The seven crew on the historic boat disappeared on 4 June

There has been no sighting of the missing American schooner Nina despite seven extensive searches covering more than 615,000 square nautical miles.

The Rescue Coordination Centre New Zealand (RCCNZ) is continuing to
assess all available information in the search for schooner and missing crew, who disappeared en route from New Zealand to

Yesterday’s radar search of more than 97,000 square nautical
miles was completed without any sighting of the vessel.

The 21m (70ft) Nina, sailing from Opua in the Bay of Islands
to Newcastle with seven people on board, has not been heard from since 4

The RCCNZ has revealed the last-known communication from Nina, which it obtained from Iridium, a satellite
communications company.

The last transmission (a text message) was sent from the Nina‘s satellite phone at 1150 NZST on 04 June 2013 but never reached its intended

Nigel Clifford, Maritime New Zealand’s general manager
for safety and response services, said the position information had been
factored into search area calculations, along with other available

The undelivered text message reads:


Mr Clifford said: ‘The text message gives a clearer indication of the
condition of the vessel on 4 June, and the weather that was being
experienced at the time.

‘The text message clearly indicates that the Nina was affected by the storm, but gives no indication of immediate distress.

‘While it shows that Nina had
survived the storm up to that point, very poor weather continued in the
area for many hours and has been followed by other storms. The text
message, in isolation, does not indicate what might have happened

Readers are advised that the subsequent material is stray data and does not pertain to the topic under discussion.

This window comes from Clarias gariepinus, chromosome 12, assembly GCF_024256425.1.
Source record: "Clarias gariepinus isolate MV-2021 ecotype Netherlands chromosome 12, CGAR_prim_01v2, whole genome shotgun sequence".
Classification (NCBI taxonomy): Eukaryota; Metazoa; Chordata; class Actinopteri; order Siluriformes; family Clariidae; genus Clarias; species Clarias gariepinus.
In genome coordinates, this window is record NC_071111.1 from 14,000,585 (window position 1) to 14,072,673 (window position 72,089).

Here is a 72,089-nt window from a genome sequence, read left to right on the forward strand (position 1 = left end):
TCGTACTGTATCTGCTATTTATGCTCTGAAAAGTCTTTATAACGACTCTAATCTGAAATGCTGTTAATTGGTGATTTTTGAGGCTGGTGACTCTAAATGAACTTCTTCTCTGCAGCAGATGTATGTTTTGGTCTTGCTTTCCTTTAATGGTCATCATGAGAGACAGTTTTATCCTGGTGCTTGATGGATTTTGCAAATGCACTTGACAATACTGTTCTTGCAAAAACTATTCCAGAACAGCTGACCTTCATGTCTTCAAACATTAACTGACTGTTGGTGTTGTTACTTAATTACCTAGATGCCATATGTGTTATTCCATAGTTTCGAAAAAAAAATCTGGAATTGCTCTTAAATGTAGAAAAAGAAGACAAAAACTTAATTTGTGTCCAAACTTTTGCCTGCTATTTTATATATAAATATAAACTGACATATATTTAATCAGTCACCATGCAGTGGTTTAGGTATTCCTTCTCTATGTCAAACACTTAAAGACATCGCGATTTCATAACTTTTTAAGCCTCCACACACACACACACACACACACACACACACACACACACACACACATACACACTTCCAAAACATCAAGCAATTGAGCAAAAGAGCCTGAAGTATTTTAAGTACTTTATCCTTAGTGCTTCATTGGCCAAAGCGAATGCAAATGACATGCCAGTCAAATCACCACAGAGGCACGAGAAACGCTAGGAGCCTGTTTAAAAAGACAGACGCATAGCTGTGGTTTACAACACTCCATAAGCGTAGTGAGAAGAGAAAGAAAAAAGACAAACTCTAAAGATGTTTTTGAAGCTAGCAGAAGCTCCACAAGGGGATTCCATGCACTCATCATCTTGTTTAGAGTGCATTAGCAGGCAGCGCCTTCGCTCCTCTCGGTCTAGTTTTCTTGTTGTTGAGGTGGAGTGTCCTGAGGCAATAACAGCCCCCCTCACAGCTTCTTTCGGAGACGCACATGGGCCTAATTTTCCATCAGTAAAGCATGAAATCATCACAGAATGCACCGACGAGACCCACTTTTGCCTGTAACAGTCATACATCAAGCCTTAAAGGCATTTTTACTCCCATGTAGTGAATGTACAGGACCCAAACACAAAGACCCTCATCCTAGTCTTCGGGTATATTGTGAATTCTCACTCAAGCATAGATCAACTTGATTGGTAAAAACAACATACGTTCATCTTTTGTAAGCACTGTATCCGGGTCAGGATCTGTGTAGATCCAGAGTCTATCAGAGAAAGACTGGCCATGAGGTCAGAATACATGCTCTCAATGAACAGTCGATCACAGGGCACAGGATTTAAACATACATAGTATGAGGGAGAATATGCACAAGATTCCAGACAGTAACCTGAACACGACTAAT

‘However, the text message states that Nina‘s course information would be updated in just over six hours’ time, at 6pm. 

‘There have been no further transmissions or messages from the Nina
since the undelivered text message on 4 June.

‘There were also no
distress messages from either of the two distress alerting devices on
board (EPIRB and Spot satellite personal tracker).’

RCCNZ has discussed the details of the text message
and other search information gathered to date with representatives of
the family and friends of the crew.

New Zealand’s Maritime Radio is continuing to conduct
broadcasts in New Zealand’s search and rescue region, and Rescue
Coordination Centre Australia (RCC Australia) is assisting with
broadcasts on coastal radio.


There are seven people on board Nina, six Americans (three men aged 17, 28 and 58, and three women aged 18, 60 and 73) and a British man aged 35.

The crew have been named by local press as commercial captain David Dyche III, 58;
his wife, Rosemary, 60; and their son David IV, 17; their friend Evi
Nemeth, 73; Kyle Jackson, 27; Danielle Wright, 18; and Briton Matthew
Wootton, 35.

To date, the RCCNZ has coordinated seven searches, with an
RNZAF P3K2 Orion aircraft covering a combined area of more than 615,000
square nautical miles.

Two aerial shoreline searches were
conducted on 28 and 29 June but no sign has been found of the vessel
or its crew.

Nina, built in 1928,
left Opua on 29 May and was last heard from on 4 June, when the vessel
was about 370 nautical miles west-north-west of Cape Reinga.

show that conditions at the vessel’s last known position were very
rough, with winds of 80kmh gusting to 110kmh and swells of up to 8m.

After concerns were raised by family and friends, the RCCNZ
instigated a communications search on 14 June, using a range of
communications methods to broadcast alerts to the vessel and others in
the area.

RCCNZ determined that the vessel should have arrived at its
intended destination by 25 June, and aerial searches were instigated
when it had not arrived by that date.